Next was the real reason why I was there today. I wanted to tidy up inside the latest big greenhouse. It is not quite finished but that doesn’t matter, I can pull out all the weeds inside and get it as ready as I can.


After doing that I put some pieces of paving slabs in front to make it look better and also stop it from getting too muddy.

Last little job was to check how the garlic and broad beans are doing.


The garlic is fine and the broad beans are doing well too. I had to put them in one of my net cages because the pigeons on our site like any tender new shoots. I found that out last year.


Hopefully I’ll manage to have a decent harvest.


Today was a completely different activity , nothing to do with the allotment or gardening. Myself and Frank have managed to get tickets to see Frida Kahlo‘s


immersive exhibition in the annex to the Telegraph Hotel. We saw a different exhibition there last year within the Coventry year of culture and enjoyed that.

I wasn’t quite sure how this would work. It wasn’t an exhibition as we know in an art gallery but it was very enjoyable in a different way.


At last – the biggest job on the allotment is finished. I was hoping yesterday that I would be able to do it and now I’m delighted to say – finished!

Even though it was a lovely sunny day yesterday I was just too tired I couldn’t carry on. It needed a fresh start in the morning. I made a guess about the number of flower pots that I’ll be able to use there, I was wrong. I thought 12 would do but in the end I needed 16. Just as well I have lots left. The hardest part of it was dragging the sacks of soil there and filling the pots.

It is all ready now for planting either more climbing beans or outdoor tomatoes. Both should do well in this position, they would be sheltered.


Today was another day for maintenance, this time it was quite a lot of strenuous work. I had a plan but the usual happened – the plan grew and grew. Another grassy path beside my plot needed doing so I was ready for it. The battery for the strimmer was charged and this was the first job I did.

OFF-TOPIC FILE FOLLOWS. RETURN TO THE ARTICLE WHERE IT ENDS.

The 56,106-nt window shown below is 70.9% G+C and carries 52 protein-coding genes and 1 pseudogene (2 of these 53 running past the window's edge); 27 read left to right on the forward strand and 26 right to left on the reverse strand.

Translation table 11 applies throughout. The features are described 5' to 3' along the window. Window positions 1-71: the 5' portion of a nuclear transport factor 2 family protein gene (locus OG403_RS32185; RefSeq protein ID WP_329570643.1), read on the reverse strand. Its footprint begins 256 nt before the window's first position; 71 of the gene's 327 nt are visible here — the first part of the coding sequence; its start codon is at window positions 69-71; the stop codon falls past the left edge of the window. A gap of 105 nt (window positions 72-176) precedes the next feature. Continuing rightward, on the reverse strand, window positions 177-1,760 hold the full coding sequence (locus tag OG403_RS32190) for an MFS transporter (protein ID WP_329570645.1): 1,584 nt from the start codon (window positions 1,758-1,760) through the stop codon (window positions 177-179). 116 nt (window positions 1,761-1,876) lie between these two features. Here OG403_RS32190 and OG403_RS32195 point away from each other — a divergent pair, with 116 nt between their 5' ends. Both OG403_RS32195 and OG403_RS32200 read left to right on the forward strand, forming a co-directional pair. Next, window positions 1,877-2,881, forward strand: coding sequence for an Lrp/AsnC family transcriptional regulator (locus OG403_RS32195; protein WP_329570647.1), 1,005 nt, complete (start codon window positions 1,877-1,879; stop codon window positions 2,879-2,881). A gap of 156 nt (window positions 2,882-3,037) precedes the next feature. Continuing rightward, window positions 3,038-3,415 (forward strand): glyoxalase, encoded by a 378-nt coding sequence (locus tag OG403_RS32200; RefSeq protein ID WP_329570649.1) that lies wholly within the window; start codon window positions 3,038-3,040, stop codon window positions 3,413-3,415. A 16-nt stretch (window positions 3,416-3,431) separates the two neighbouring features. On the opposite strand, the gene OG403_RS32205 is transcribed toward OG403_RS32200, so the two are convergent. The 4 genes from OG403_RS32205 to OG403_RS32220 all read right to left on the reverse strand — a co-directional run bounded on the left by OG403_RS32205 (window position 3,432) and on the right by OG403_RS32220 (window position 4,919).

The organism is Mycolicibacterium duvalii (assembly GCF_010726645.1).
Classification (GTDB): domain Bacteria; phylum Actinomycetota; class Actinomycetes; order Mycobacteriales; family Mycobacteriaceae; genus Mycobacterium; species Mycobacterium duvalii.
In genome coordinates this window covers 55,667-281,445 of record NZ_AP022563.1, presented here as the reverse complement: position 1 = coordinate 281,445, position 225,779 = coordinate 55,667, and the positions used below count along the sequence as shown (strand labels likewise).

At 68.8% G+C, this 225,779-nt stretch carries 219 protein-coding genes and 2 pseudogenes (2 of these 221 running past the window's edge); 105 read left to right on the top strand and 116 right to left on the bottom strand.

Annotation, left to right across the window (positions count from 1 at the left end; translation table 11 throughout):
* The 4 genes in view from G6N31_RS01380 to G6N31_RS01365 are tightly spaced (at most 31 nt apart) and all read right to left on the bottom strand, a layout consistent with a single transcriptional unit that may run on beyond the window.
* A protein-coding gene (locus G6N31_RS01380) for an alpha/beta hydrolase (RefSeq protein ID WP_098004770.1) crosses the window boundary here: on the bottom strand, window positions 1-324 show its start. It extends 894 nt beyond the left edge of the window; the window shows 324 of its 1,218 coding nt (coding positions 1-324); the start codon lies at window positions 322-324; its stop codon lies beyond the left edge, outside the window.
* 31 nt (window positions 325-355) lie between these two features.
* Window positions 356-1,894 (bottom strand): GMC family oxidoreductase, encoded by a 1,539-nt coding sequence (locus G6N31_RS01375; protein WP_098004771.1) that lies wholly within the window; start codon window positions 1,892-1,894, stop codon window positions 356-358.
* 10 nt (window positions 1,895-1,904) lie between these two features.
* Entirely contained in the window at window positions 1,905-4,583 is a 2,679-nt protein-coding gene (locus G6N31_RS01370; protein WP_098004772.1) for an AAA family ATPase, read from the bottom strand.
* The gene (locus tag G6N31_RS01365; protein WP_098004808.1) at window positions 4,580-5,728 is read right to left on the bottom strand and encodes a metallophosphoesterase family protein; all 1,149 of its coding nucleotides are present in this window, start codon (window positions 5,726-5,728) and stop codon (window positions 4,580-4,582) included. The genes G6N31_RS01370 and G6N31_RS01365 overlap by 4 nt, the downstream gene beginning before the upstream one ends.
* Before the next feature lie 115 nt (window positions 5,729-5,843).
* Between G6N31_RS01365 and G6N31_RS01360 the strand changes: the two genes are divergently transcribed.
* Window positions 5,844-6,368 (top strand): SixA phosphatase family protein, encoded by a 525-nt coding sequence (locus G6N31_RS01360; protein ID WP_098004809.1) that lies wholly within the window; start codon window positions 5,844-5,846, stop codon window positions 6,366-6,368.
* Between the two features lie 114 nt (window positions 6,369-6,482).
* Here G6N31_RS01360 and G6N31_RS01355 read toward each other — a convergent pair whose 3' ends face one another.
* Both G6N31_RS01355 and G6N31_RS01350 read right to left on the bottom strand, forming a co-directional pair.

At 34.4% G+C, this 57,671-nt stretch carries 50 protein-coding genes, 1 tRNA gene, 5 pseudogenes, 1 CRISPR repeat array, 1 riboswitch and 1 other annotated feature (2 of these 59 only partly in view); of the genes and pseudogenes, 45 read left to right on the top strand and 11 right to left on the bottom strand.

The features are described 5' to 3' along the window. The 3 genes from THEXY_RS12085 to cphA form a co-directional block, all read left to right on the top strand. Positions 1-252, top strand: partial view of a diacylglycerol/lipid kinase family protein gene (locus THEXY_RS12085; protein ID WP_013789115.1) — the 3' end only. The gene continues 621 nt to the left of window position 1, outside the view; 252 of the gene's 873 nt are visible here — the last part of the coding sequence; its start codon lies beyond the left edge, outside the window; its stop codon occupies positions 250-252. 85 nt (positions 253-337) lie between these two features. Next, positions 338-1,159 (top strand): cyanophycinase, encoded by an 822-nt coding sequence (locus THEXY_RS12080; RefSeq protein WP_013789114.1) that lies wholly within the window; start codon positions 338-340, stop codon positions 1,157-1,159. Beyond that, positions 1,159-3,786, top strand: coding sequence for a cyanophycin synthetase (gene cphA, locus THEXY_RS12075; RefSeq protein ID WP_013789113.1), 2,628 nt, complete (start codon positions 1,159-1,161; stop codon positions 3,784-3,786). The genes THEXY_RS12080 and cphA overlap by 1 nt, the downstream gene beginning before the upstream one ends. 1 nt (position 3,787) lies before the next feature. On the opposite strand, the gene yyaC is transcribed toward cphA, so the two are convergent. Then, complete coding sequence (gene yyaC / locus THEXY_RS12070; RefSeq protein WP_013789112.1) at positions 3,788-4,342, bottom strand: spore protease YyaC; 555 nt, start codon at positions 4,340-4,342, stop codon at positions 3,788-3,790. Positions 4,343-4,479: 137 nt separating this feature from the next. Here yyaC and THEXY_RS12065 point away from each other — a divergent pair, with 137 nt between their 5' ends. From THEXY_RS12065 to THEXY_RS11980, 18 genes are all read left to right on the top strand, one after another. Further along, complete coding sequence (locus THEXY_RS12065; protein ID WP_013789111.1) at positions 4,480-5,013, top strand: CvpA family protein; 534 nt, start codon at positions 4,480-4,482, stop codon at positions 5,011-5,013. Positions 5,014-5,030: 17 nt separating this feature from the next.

The next path was a bit more difficult. There is no  grass on it but wood chips and a less-than-perfect edge. The wood chip will  have to be renewed, that shouldn’t be too difficult. I will ask  my friend Wayne if he could let us have a truckload of it, we’ll store it on our communal plot and use it as we  need it. I managed to find better pieces of wood for the edge, changed it and the path is ready for another season.


The morning was lovely, the sun was shining and it felt warm, almost spring-like.

Some years ago I planted a number of sage cuttings beside my large net cage. Sage is doing really well on the allotment, all the lower branches have rooted so I had quite a wide line of it. I have decided just to take out a number of the rooted branches and plant them along the edge of the communal plot. We have a number of  fruit trees there and a few rhubarb crowns. The sage would improve the look and also serve as an edge along the path. So far they are quite small but they’ll soon grow.

Digging out the old bushes was a challenge, they had thick woody stems, deep roots but in the end I got them all out. One good thing about this job was  the heady scent.


All is cleared away and hopefully I’ll  finish the job tomorrow, it will be one more line of the large flower pots. This is too good an opportunity to miss….


I’m sure I will be able to fit at least 12 of my large ‘cannabis’ pots there so that would be ideal for some climbing beans.


I can safely say that the allotment is ready for the spring, apart from a few panes of glass in the latest greenhouse all is done.

I have even placed a number of large flower pots alongside the  finished side of the greenhouse, anchored them down with long canes and filled with good compost, that will be either for outdoor tomatoes or for climbing beans, depending on how many plants I’ll have.


It was a perfect fit, six pots on each side of the water barrel, that’ll  make it so  much easier to water them. There will be one more barrel on the corner of the greenhouse, hopefully for watering inside it.


I’ve got the base ready for it in place.


One more day of maintenance work. After cutting down the blackberries yesterday I suddenly realised I have another line of them on another plot. These have been cared for better, I remember pruning them last autumn but rather slightly. All was remedied today. 

As I was taking away the branches I noticed the gorse bush beside my very old greenhouse. I have trimmed it already but it needed a bit more work done. As I did that, it suddenly occurred to  me that I can put some of the ‘cannabis’ flowerpots in the gap between the path and the greenhouse. They are a perfect fit and I have already filled them with some of the new soil I got from the composter bins. A perfect home for the sunflowers this year.